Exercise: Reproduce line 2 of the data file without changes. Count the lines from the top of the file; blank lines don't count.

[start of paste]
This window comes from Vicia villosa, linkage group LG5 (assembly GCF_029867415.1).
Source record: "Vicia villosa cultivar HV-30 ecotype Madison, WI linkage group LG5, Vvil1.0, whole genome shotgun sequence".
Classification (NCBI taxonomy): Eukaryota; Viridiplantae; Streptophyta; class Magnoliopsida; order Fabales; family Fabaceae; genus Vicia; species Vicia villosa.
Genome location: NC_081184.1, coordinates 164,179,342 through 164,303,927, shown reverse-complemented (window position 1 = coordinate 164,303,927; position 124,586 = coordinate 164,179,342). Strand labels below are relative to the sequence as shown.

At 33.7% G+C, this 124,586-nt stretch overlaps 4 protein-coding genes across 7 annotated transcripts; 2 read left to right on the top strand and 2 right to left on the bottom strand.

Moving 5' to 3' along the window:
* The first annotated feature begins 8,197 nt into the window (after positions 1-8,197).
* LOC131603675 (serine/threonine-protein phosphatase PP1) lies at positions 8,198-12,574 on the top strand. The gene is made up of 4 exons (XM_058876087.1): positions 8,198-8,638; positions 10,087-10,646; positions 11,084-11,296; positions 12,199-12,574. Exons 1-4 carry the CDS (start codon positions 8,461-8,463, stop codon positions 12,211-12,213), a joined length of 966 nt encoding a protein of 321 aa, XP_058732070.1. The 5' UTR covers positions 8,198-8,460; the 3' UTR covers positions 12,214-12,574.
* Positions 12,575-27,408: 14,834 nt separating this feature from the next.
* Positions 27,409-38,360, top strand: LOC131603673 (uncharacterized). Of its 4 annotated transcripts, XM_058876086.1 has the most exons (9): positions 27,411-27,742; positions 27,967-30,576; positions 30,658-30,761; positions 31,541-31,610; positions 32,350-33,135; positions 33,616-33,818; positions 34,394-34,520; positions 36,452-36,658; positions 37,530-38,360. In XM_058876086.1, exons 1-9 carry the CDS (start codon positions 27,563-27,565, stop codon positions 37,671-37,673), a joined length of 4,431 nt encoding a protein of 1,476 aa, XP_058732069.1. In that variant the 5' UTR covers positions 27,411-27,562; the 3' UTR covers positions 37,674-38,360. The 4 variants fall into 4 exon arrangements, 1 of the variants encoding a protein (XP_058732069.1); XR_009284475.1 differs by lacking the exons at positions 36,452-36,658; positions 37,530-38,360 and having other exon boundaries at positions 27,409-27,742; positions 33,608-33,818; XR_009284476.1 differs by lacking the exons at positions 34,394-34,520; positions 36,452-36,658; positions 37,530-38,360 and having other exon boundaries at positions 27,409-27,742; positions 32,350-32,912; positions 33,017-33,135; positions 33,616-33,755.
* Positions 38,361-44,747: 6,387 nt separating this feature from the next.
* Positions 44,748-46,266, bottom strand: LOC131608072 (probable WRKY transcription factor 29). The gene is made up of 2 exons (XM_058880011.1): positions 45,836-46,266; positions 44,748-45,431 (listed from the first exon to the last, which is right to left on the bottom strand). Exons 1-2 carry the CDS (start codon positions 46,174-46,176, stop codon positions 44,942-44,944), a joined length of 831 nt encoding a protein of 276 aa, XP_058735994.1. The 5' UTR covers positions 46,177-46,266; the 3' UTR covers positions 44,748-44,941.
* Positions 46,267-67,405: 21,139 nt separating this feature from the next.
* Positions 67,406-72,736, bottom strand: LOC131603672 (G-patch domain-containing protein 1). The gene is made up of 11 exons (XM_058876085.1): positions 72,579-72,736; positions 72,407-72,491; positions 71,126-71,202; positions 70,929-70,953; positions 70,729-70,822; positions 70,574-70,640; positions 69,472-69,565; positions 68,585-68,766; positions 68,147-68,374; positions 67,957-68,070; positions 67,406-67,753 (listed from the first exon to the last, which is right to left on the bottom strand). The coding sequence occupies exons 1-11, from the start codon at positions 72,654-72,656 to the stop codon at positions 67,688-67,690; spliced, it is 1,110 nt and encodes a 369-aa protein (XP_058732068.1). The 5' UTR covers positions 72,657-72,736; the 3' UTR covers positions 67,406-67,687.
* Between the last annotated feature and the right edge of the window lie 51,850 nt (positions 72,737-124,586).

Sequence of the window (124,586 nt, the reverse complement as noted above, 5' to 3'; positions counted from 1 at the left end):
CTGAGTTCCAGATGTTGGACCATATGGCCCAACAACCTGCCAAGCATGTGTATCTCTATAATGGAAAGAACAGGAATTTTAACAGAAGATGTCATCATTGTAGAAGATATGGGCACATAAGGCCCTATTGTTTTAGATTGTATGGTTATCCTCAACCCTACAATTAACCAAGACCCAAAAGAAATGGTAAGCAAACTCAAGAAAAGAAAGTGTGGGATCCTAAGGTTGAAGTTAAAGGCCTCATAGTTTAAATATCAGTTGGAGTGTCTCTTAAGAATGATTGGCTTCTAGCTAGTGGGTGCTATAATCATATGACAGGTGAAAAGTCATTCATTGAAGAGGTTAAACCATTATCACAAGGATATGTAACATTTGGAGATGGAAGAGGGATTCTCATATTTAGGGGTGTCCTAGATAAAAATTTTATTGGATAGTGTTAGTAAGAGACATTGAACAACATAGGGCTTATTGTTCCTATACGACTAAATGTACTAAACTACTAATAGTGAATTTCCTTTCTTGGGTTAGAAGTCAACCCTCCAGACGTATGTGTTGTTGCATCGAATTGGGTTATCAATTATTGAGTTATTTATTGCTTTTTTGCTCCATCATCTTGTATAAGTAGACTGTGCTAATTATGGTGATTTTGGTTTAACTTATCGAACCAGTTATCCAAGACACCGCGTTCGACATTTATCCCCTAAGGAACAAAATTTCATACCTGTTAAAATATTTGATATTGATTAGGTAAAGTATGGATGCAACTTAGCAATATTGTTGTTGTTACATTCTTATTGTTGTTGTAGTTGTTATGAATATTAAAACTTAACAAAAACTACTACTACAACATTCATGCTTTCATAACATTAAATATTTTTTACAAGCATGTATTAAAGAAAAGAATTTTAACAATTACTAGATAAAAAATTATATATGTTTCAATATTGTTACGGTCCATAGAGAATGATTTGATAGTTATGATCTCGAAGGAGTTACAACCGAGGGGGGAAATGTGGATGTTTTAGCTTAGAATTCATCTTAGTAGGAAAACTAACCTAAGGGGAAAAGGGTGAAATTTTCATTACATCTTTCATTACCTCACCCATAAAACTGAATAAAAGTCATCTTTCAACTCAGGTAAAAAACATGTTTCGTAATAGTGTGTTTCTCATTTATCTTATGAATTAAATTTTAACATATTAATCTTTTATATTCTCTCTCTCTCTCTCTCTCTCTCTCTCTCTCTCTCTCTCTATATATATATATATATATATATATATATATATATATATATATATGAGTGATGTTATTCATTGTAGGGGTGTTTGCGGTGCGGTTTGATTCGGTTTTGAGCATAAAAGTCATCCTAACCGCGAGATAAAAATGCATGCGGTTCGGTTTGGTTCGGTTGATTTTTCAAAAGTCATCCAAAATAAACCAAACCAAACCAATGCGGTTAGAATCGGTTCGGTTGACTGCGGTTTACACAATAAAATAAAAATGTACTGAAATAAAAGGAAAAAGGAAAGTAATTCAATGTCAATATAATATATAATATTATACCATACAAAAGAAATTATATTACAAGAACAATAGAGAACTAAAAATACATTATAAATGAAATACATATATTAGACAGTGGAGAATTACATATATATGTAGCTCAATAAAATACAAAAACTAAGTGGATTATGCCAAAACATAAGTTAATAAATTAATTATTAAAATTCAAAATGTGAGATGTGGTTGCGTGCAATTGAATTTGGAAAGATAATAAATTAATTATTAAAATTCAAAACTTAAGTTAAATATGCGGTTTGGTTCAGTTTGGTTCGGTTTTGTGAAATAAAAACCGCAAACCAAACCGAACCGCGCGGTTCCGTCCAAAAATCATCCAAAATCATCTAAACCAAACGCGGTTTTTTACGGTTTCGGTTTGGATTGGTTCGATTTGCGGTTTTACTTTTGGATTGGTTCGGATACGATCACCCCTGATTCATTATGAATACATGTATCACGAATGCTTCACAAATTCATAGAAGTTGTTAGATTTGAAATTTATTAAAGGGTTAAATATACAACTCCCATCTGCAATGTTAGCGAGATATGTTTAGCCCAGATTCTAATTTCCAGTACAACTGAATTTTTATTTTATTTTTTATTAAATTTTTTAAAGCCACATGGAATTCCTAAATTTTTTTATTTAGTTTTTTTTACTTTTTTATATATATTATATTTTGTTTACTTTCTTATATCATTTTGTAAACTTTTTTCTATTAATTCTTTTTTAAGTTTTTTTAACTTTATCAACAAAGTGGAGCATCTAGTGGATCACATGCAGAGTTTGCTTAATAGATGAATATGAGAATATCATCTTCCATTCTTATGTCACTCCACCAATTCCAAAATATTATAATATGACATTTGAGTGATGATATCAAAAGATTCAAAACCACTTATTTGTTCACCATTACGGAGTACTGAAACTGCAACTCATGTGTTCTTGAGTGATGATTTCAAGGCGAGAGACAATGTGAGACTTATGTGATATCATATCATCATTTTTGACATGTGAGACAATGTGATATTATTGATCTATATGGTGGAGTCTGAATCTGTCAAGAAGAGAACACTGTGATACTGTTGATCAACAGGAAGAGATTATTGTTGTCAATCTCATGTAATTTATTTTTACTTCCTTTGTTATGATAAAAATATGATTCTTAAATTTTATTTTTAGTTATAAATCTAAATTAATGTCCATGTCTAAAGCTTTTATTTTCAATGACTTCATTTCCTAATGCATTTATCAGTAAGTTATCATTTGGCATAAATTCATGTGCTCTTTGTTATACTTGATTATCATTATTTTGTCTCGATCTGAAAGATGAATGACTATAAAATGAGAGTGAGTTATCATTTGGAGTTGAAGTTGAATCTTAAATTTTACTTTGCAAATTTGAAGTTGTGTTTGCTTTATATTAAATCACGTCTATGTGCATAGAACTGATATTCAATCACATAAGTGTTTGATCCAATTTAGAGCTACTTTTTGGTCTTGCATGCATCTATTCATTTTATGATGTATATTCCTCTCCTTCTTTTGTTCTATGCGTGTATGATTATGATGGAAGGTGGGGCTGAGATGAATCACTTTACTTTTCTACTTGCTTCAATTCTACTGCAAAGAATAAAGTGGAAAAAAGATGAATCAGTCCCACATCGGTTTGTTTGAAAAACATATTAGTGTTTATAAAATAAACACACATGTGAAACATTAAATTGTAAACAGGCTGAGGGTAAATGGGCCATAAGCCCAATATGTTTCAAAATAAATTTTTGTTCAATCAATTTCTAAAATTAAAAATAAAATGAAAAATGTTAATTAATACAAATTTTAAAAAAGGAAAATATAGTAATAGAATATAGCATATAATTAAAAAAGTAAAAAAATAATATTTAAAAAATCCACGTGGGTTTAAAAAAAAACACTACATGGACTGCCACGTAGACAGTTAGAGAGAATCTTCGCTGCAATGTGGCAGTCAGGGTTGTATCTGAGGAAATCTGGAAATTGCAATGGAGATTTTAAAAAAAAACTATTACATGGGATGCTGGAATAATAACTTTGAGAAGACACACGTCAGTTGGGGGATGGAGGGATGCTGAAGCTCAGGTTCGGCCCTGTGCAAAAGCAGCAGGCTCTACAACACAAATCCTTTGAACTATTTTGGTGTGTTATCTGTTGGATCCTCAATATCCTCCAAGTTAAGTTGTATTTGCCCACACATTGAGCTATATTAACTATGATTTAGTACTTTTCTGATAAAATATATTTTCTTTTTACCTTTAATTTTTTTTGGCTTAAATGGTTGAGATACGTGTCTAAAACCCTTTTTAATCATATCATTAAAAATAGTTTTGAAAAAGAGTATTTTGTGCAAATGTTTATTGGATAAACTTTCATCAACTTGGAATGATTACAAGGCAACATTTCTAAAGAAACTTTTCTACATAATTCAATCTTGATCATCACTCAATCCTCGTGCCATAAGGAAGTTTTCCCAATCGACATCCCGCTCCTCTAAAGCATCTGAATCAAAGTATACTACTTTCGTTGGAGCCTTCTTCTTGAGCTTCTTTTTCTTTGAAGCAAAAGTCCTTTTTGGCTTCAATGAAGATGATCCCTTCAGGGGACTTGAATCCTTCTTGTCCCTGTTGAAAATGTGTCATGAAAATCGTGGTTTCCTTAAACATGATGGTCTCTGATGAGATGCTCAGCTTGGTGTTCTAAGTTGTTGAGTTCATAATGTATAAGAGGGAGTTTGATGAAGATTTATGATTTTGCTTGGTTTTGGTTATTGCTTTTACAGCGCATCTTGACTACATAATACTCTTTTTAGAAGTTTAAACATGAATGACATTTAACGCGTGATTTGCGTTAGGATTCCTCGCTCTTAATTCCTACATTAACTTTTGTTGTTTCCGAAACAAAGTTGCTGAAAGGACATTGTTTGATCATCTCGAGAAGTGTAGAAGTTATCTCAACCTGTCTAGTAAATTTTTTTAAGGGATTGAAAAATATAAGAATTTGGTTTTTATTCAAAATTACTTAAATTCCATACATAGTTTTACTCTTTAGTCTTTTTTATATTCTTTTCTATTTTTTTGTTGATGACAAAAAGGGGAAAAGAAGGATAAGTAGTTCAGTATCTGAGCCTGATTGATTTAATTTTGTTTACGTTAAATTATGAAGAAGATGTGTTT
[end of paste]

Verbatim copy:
Source record: "Vicia villosa cultivar HV-30 ecotype Madison, WI linkage group LG5, Vvil1.0, whole genome shotgun sequence".